During the incident, God sent Gad, a prophet and a seer in David’s circle, telling him to choose between 3 outcomes, (1) seven years of famine on the land, or (2) allow his enemies to pursue him for three months, or (3) three days of plague on the land. Then we read that David was greatly distressed. From his own words, we understand that he prefers to be dealt with by God and not man and so 70,000 men from Dan to Beersheba died, after a plague was sent to invade Israel, as a result of David’s choice.

And in 2 Samuel 24:17, David said, “Surely I have sinned, and I have done wickedly; but these sheep, what have they done? Let Your hand, I pray, be against me and against my father’s house.”

Clearly, from his reactions and his negotiations with God in prayer (2 Samuel 24:17), David had never expected the plague on the land, being the option chosen by him given by the prophet Gad, could have resulted in the death of so many men in Israel. David’s prayers were one of remorse and great regret that he even suggested to God to take his life and the lives of those in his family, instead of sentencing the sheep to destruction.

What Went Wrong?

It is already perplexing enough to try and figure out why David’s decree to count the people would have resulted in sin against God, leading to the death of 70,000 men.

However, the morale of the story here is also undisputed and obvious that the conduct of those in leadership are serious affairs to God that man should not take lightly. The sin of one common man may only result in judgment on himself alone, but the same is not true for those who shepherd the flock. But why did God allowed so many to be killed? Why did God “moved” David’s heart to conduct the census that caused him to sin?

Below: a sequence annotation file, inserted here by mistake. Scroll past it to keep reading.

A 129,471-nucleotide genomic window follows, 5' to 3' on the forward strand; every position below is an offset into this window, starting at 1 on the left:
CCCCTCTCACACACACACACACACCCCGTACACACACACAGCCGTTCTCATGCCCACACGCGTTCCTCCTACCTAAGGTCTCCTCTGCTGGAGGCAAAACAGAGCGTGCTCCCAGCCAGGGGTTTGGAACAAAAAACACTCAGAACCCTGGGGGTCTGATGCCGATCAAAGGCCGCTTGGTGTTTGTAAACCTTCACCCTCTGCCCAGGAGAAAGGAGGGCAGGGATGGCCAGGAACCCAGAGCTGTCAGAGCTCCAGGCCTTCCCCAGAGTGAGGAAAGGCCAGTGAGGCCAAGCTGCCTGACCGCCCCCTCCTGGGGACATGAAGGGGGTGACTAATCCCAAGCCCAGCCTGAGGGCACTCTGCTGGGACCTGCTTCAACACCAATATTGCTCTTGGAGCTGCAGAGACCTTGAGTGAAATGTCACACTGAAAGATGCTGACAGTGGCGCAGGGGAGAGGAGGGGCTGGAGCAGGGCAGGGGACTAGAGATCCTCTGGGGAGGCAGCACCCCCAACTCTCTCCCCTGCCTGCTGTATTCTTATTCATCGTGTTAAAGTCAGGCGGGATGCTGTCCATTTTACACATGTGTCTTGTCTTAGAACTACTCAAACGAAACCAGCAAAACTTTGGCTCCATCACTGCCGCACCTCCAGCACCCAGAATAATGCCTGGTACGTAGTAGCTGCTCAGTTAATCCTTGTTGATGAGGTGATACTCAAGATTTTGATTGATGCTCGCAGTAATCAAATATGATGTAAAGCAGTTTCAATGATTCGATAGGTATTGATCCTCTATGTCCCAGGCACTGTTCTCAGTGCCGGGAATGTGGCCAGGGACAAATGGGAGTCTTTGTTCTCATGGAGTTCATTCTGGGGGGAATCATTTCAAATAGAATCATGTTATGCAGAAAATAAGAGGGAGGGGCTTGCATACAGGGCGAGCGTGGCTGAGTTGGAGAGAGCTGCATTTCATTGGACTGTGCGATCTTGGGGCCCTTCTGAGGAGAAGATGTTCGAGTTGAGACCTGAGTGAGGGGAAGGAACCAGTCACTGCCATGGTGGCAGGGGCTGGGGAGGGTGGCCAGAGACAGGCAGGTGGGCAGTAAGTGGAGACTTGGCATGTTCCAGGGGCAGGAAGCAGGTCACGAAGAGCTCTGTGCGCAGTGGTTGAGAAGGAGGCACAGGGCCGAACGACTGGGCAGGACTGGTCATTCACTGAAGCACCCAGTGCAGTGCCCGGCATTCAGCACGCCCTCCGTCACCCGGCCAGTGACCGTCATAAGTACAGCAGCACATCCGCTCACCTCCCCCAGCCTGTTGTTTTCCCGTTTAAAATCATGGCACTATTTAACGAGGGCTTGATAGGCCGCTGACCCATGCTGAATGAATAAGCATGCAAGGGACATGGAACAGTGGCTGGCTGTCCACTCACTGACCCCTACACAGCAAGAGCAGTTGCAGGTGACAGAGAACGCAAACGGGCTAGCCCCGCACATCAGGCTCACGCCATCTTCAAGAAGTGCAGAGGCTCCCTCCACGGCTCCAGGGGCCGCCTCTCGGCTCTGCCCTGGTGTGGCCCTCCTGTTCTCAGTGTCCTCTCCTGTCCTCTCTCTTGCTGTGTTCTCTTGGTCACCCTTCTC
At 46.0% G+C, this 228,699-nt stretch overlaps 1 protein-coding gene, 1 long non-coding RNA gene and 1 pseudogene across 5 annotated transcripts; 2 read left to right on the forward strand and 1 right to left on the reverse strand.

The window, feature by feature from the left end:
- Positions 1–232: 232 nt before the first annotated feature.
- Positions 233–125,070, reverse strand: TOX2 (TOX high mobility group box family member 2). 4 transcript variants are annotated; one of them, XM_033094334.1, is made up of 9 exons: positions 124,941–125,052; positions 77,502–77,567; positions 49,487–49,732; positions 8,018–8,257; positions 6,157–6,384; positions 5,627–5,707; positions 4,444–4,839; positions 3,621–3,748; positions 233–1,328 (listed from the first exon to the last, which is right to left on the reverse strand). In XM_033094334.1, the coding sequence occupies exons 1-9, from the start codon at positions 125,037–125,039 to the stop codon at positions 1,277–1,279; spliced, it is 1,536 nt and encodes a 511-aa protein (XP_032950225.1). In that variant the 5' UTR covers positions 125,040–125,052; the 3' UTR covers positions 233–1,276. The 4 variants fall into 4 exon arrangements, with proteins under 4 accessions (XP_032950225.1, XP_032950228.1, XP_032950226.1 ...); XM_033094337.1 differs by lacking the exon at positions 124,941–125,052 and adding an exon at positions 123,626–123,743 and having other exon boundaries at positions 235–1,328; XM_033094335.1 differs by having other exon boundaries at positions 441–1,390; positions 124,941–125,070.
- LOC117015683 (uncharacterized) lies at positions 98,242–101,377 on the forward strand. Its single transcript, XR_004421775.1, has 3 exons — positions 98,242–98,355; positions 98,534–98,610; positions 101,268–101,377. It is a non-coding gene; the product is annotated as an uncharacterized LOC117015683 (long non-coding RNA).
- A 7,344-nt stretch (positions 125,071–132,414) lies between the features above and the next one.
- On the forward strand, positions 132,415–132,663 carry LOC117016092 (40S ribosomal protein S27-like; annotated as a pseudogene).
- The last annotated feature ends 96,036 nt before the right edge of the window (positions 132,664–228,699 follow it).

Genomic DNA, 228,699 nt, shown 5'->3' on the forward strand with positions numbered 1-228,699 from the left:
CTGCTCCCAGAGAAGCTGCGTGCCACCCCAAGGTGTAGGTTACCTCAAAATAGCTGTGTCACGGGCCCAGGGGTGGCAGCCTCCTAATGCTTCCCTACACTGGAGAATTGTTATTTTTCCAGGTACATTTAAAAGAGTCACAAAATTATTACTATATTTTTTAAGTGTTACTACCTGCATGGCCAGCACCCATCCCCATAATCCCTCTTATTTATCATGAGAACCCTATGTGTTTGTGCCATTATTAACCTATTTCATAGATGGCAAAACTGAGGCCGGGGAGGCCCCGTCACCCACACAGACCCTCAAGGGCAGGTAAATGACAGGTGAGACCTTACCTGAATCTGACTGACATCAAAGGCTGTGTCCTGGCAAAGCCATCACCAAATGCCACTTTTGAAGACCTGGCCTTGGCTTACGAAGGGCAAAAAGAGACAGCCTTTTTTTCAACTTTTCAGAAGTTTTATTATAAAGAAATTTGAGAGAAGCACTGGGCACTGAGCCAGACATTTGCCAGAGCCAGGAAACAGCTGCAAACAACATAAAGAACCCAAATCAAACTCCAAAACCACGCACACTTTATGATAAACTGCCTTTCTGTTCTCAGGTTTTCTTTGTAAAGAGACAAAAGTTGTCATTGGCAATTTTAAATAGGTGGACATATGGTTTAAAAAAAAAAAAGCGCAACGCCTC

For a better understanding of this event, there’s a parallel Scripture found in 1 Chronicles 21:1-17, that we can use as comparison. From the way I see it, there are likely two pertinent facts that possibly caused God to become angry and consorted to judgment on David’s people. Initially, the first part of 2 Samuel 24:1 stated the anger of the Lord was aroused against David’s people. Clearly, the people sinned and God is not happy with that, resulting in anger. And secondly, as we read in 1 Chronicles 21:1, IT WAS SATAN WHO STOOD UP AGAINST THE PEOPLE, AND NOT GOD, AND IT WAS THE DEVIL WHO MOVED DAVID TO COMMIT THE SIN OF NUMBERING HIS OWN PEOPLE.